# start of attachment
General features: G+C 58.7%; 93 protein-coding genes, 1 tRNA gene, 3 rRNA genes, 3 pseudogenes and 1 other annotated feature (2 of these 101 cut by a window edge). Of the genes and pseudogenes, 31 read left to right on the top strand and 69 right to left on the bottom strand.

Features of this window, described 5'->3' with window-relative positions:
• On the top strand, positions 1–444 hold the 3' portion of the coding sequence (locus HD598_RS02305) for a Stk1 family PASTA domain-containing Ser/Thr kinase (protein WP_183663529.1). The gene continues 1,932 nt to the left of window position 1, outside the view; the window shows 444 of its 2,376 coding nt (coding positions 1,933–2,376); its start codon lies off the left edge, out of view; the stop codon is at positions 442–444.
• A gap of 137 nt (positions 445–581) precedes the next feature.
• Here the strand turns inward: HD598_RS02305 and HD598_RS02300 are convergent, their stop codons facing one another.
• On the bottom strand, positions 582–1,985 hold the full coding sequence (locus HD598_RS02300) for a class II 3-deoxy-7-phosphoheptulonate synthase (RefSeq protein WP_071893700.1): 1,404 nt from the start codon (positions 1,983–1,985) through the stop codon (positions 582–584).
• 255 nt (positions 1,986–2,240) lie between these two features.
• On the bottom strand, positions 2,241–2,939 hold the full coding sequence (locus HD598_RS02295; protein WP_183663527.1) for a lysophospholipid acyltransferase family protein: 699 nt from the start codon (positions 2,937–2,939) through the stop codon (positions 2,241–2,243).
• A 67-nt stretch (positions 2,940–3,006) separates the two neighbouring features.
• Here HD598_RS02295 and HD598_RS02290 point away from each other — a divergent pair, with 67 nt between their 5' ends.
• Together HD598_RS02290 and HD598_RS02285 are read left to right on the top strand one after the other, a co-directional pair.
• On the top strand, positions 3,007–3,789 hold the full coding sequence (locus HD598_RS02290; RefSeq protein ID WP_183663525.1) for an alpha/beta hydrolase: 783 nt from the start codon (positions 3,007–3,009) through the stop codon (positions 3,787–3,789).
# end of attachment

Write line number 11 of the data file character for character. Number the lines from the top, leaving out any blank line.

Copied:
• Together HD598_RS02290 and HD598_RS02285 are read left to right on the top strand one after the other, a co-directional pair.